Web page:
I am not quite sure how to begin this story, because what I’ve heard I don’t know to be real or true. My grandfather, Luis Gomes, was born into the original dysfunctional family. His father never cared too much about his 16 children or his dedicated wife.
Luis was a handsome young man, my grandma says. Every morning women waited for him to walk by their doorstep on his way to work. Luis was tanned and strong. His straight black hair hung above his dark brown eyes.
My grandparents met at a wedding. Rosa Latuf was only 15 years old when she stumbled upon the person she’d spent the rest of her life with. The third daughter of a Lebanese and a Brazilian, Rosa fell in love young and was married by the time she turned 17.
It was a rainy Saturday. On January 6, 1953 at 6:07 p.m. church bells rang announcing the union of this new couple. Even now that my grandfather is no longer here to tell me his version of the story, their love is palpable.
Luis began his studies late in life, after putting aside enough money to go to law school. By then he was married with three kids, awaiting for the fourth.
My mom nearly died during birth. Cassia Rosana was born on April 15, 1963 weighing one kilo, seven hundred and forty eight grams. On the other side of the world, in Yamaguchi, Japan, my dad, Kenji Sasagawa, was starting Pre-K.
My dad likes to think of himself as a free spirit. He says by the time he was 15 he already knew his dreams that couldn’t fit inside the small town he had grown up in. After a year studying International Business in Tokyo, he decided to go abroad to learn a new language.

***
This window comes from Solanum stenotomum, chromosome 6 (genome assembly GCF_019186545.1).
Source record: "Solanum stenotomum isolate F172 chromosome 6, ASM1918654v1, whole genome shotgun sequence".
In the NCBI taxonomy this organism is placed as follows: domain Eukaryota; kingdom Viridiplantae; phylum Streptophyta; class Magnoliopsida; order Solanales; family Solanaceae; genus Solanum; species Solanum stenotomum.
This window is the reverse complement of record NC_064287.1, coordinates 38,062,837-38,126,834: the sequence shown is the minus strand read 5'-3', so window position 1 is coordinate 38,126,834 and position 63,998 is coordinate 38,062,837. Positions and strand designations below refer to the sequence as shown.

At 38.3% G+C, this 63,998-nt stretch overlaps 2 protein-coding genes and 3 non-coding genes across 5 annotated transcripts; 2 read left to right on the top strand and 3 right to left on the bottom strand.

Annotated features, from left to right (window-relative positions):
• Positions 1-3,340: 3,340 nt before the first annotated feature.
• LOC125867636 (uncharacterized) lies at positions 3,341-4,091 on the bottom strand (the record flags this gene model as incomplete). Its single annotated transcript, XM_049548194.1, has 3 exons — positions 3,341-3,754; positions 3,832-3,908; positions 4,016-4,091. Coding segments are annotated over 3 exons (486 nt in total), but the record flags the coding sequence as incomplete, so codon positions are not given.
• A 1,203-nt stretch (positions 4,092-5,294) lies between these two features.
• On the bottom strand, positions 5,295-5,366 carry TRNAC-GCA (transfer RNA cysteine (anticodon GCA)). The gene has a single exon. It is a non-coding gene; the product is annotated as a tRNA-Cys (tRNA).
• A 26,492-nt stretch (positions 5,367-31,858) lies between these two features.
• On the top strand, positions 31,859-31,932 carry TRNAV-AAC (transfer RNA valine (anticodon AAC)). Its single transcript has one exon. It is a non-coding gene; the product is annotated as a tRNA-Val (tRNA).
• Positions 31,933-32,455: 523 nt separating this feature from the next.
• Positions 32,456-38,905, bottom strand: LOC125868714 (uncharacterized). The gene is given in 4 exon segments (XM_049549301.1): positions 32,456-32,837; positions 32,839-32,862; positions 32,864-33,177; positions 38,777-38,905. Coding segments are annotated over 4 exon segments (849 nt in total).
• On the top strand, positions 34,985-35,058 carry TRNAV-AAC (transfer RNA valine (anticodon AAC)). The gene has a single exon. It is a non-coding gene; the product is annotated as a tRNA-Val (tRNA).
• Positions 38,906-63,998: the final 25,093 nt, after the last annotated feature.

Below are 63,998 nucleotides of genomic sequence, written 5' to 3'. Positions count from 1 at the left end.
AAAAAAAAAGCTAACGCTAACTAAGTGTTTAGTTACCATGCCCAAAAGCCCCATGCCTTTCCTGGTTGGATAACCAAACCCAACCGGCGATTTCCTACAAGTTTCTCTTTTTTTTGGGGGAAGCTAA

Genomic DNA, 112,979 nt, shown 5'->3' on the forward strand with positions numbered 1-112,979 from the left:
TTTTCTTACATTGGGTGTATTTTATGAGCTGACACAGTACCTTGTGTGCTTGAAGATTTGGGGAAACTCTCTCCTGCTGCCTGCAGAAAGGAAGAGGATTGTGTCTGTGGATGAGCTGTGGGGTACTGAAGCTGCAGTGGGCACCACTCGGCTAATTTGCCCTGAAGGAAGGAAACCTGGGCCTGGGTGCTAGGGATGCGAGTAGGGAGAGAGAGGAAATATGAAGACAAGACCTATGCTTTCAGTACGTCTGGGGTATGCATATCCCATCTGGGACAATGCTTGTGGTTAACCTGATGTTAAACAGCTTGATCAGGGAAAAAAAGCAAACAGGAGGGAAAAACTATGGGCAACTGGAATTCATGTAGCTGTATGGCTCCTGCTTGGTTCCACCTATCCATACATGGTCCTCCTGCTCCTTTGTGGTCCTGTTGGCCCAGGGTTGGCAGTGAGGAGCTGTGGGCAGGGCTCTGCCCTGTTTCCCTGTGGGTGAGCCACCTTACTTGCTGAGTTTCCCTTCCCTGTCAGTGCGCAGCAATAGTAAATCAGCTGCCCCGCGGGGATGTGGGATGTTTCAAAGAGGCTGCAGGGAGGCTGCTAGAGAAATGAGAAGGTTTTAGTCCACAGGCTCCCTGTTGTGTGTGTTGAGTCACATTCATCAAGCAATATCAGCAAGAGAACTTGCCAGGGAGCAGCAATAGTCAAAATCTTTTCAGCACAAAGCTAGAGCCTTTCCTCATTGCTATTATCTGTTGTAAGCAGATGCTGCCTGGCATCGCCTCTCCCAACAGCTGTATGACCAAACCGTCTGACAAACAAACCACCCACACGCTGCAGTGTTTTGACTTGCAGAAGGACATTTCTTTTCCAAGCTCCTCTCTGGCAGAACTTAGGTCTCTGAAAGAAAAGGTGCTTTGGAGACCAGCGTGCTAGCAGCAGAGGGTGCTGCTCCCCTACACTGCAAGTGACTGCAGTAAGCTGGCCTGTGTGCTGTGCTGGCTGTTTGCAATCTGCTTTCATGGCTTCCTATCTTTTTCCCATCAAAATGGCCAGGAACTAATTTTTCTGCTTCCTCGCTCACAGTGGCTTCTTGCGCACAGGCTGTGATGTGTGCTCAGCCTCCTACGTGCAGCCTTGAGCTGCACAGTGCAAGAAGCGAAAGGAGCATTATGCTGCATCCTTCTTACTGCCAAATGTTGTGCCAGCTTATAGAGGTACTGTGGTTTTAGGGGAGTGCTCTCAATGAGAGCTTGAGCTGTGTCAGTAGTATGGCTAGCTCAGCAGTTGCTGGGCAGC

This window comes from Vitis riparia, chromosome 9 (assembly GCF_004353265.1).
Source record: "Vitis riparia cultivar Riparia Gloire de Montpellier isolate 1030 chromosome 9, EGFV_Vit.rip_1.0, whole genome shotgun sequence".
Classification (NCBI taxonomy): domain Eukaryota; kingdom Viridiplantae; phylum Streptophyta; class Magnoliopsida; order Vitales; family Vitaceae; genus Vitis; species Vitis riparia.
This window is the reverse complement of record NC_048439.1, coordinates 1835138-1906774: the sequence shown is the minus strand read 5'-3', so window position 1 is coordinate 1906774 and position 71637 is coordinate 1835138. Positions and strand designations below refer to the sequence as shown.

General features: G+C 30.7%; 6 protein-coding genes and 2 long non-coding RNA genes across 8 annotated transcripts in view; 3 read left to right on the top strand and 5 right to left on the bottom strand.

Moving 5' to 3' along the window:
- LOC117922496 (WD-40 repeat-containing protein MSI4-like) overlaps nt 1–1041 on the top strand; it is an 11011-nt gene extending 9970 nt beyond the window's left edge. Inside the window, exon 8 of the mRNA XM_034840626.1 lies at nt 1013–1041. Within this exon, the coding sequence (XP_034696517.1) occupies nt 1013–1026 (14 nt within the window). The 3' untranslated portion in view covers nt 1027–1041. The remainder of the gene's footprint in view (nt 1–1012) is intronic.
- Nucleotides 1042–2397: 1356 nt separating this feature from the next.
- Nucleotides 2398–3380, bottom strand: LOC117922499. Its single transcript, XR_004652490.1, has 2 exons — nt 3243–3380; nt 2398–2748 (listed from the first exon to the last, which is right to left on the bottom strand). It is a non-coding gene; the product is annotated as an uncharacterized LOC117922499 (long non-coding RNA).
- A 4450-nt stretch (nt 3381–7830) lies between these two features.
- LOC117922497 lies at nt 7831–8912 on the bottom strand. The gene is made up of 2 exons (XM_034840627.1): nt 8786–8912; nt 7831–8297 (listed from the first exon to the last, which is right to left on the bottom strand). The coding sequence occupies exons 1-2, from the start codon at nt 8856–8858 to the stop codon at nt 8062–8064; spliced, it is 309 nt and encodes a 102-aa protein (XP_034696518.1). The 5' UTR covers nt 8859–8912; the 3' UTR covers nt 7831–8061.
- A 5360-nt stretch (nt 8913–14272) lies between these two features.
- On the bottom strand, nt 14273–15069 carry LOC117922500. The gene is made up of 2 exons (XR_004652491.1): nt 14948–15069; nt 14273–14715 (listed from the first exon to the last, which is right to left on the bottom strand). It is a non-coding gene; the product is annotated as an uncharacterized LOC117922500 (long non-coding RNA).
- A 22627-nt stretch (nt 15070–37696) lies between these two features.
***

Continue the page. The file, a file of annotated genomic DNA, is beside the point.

My parents met at a friend’s fifteenth birthday party. My dad didn’t understand Portuguese at the time, but they decided to date anyway. He used to carry around a notebook where he wrote down everything my mother said. When he got home, he would look up the words he didn’t know in the dictionary and make sense of her ramblings.
Time flew when they were together. Before they knew it, it was time for my dad to go back to Japan. My parents wanted to get married, but their families vehemently opposed the decision. My mom was 17 at the time and my dad 21. They couldn’t make it on their own — at least not then. Cassia and Kenji tried a long distance relationship but it didn’t last.
Two years went by from the day my dad had left Brazil and my dad finally graduated from college. My mom was 19 now. She was still trying to move on with her life when the past knocked on her door. My dad had never forgotten her, he says. Right after he had finished university he returned to Brazil.
One day, unexpectedly, she stumbled upon my dad sitting at her doorstep. That same day they decided to commit their lives to each other. They married nine months later, upon my grandfather’s request. He didn’t want anyone to think his daughter was marrying to cover up a pregnancy. It was a rainy Saturday. A day after the wedding, they hopped on a plane and moved to Japan.
I didn’t have a glorious entrance into this world. It was a rainy Saturday at 7:37 p.m. My mom was in labor for more than 16 hours. The doctor kept on telling her it wasn’t my time. When my heartbeat began to decelerate, she was taken to the nearest emergency room. Waiting outside, my grandmother followed the doctor’s advice and had started praying. I was born a purple baby, but quickly recuperated from my traumatic arrival, after all I was born in a loving home.
Rainy Saturdays have always been a part of my life and if it weren’t for them I wouldn’t be here today. Every storm washes a soul and prepares it for the next drought. That’s how I feel every time it rains. It allows me to create a new beginning for what could have been an end.